Saturday, March 14, 2009

Road Traffic Accident

A few weeks ago, on a nearby stretch of road, I noted a dented lamppost, surrounded by flowers and a plethora of little wooden crosses. The reason for this, it seems, far from being some sort of new lamppost cult, as you might expect, is that a car had hit the thing and killed some, if not all, of its contents in the process. The various bit and bobs were therefore to commemorate the event.

Interestingly, last week, on this same stretch of road, just a few yards further on, I noticed another lamppost, almost equally dented, and with another load of flowers and crosses round it. My initial reaction that they'd run out of space round the first lamppost and so had decided to mutilate a second and similarly bedeck it as a sort of memento mori - had to be re-evaluated in light of new facts:

What had actually happened here, according to the local papers, is that there'd been a second fatal accident. Now, of course, some people in the area are complaining that this previously blameless road is an accident black spot, that speed restrictions should be brought in, and that loads of speed cameras and whatever else should be put up all along the length to dissuade drivers from travelling much over 30 mph. I, however, think this is a load of fucking nonsense.

To me, what happened is quite clear: The second driver had caught sight of the first lot of crosses, been distracted by them, and during this brief lapse of concentration, had ploughed into the next lamppost, with fatal consequences.

I suppose this sort of problem must have been particularly acute in the Golgotha area of Jerusalem back in Roman times. Whenever some chariot driver got pissed and smashed headlong into Golgotha's base, the Roman administration, as we know from the Gospels, usually stuck some crosses up in memoriam, decorating them with thieves and the occasional Messiah. But, as with St Leonard's Road, this could cause another chariot driver to look up at the sight, lose concentration, and plough into the hill, or into the nearby gate into Jerusalem. Which then meant you'd need another set of crosses, more thieves, and another Messiah to commemorate that particular accident. And so on and so on. It's a good job Jesus could resurrect so easily and thus be re-used. Not so the thieves, unfortunately.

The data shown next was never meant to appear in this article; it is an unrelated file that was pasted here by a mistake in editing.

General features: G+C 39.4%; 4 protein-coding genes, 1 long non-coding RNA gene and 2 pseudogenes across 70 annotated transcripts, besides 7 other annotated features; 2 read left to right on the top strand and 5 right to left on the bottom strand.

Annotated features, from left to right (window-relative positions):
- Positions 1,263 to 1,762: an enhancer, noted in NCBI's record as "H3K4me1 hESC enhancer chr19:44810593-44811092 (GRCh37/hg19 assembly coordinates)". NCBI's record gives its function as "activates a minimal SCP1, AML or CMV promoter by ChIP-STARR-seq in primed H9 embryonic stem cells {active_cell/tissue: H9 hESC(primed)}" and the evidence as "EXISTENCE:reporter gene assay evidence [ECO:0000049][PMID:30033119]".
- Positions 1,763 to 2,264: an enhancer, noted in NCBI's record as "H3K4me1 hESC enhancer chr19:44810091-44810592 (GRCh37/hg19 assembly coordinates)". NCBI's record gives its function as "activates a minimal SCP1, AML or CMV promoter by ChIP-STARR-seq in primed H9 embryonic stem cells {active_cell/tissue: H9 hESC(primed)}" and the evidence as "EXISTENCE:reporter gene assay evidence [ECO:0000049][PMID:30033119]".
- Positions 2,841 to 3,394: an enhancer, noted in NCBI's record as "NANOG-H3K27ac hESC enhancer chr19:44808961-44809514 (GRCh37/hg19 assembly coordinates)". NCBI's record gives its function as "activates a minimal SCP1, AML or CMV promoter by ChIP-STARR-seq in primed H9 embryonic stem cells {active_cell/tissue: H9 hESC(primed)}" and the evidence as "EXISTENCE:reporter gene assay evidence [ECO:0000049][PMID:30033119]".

Thinking about it, this fact could have pissed off quite a few people, thieves in particular. Especially when, inevitably and eventually, they noticed that it was always the guy on the middle cross who came back to life. I imagine it led to all sorts of "It's not fair I want to go on that one", "Fuck you this is mine and I'm not moving", and "How come He's got a crown of thorns and I haven't?" arguments. The sight of which, in turn, doubtless led to more road traffic accidents down below.

The whole sorry mess could have been avoided if the Romans had simply put speed bumps down on the road into Jerusalem, of course. But, then again, if they had, there'd most likely have been no Christianity, and so we'd all probably be Muslims by now.



The primary cause of ancient road traffic accidents

2 comments:

K. McEgan. said...

Werent the 2 thieves called Dismas & Tismas?Seems odd.Taking part in historys greatest scene and centuries later some palukah has to think of a name for you.Nice Thief & Nasty Thief.Bloody silly.If they hadnt gone on the rob no cruxifiction.Of course history would ignore them & they would have had MIDLIFE CRISES!

mym said...

Dismas, Tismas, and the one in the middle must be Christmas.